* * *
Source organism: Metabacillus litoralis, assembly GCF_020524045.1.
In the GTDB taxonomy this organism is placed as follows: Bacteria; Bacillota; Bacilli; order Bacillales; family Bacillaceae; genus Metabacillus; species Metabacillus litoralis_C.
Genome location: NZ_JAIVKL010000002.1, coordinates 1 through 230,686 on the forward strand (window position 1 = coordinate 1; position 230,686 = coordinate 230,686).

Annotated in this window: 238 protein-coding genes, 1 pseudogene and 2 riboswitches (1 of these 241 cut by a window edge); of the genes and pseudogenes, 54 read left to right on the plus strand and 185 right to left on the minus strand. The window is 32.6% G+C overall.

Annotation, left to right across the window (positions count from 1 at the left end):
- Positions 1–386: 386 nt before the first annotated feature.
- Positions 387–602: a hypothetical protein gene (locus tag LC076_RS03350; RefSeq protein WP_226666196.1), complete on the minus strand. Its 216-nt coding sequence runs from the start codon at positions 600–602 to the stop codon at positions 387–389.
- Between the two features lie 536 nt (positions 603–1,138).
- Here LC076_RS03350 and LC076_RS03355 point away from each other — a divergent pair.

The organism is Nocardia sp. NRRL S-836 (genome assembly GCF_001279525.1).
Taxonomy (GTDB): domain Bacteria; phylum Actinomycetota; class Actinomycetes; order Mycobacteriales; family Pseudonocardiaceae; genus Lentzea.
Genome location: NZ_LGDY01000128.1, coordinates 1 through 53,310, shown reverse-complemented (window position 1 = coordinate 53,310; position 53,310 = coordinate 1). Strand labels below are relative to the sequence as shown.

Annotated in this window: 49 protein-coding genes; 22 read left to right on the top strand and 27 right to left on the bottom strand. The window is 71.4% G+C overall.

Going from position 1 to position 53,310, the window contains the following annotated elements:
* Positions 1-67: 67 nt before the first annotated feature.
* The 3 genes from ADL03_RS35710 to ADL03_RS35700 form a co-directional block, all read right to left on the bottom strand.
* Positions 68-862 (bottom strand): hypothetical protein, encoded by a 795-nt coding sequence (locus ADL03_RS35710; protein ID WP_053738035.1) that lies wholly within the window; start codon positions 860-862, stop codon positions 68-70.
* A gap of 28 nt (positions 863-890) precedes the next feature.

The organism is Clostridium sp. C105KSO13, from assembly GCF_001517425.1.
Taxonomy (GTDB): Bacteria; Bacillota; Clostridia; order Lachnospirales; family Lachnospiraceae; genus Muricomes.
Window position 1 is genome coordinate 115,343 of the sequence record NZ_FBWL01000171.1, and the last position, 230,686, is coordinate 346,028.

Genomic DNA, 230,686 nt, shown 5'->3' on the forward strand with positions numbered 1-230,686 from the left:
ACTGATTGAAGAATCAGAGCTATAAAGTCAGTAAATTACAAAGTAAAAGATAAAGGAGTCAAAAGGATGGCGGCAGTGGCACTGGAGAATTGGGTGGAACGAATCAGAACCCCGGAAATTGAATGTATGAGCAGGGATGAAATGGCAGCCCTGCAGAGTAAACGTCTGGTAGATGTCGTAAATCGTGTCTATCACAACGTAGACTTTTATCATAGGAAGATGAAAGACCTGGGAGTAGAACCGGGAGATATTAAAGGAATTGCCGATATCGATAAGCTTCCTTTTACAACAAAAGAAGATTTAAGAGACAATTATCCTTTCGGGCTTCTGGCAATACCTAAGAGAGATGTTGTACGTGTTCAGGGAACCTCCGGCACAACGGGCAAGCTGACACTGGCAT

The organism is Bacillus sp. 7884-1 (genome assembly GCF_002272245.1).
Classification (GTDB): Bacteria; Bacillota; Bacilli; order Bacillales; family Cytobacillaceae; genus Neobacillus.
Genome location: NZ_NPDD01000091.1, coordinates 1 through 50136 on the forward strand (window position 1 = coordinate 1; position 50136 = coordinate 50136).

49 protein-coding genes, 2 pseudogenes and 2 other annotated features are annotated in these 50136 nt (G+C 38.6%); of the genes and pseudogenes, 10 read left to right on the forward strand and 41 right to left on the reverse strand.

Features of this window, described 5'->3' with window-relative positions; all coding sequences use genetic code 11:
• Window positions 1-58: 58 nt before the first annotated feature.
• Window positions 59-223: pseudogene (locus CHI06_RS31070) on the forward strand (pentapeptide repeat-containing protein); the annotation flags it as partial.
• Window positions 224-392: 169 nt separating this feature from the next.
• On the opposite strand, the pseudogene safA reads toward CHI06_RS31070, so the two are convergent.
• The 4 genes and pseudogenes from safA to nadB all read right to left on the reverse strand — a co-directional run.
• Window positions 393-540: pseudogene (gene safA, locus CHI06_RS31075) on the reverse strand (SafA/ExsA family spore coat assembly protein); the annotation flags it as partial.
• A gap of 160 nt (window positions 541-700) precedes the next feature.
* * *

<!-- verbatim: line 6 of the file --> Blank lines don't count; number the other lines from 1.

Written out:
- Positions 1–386: 386 nt before the first annotated feature.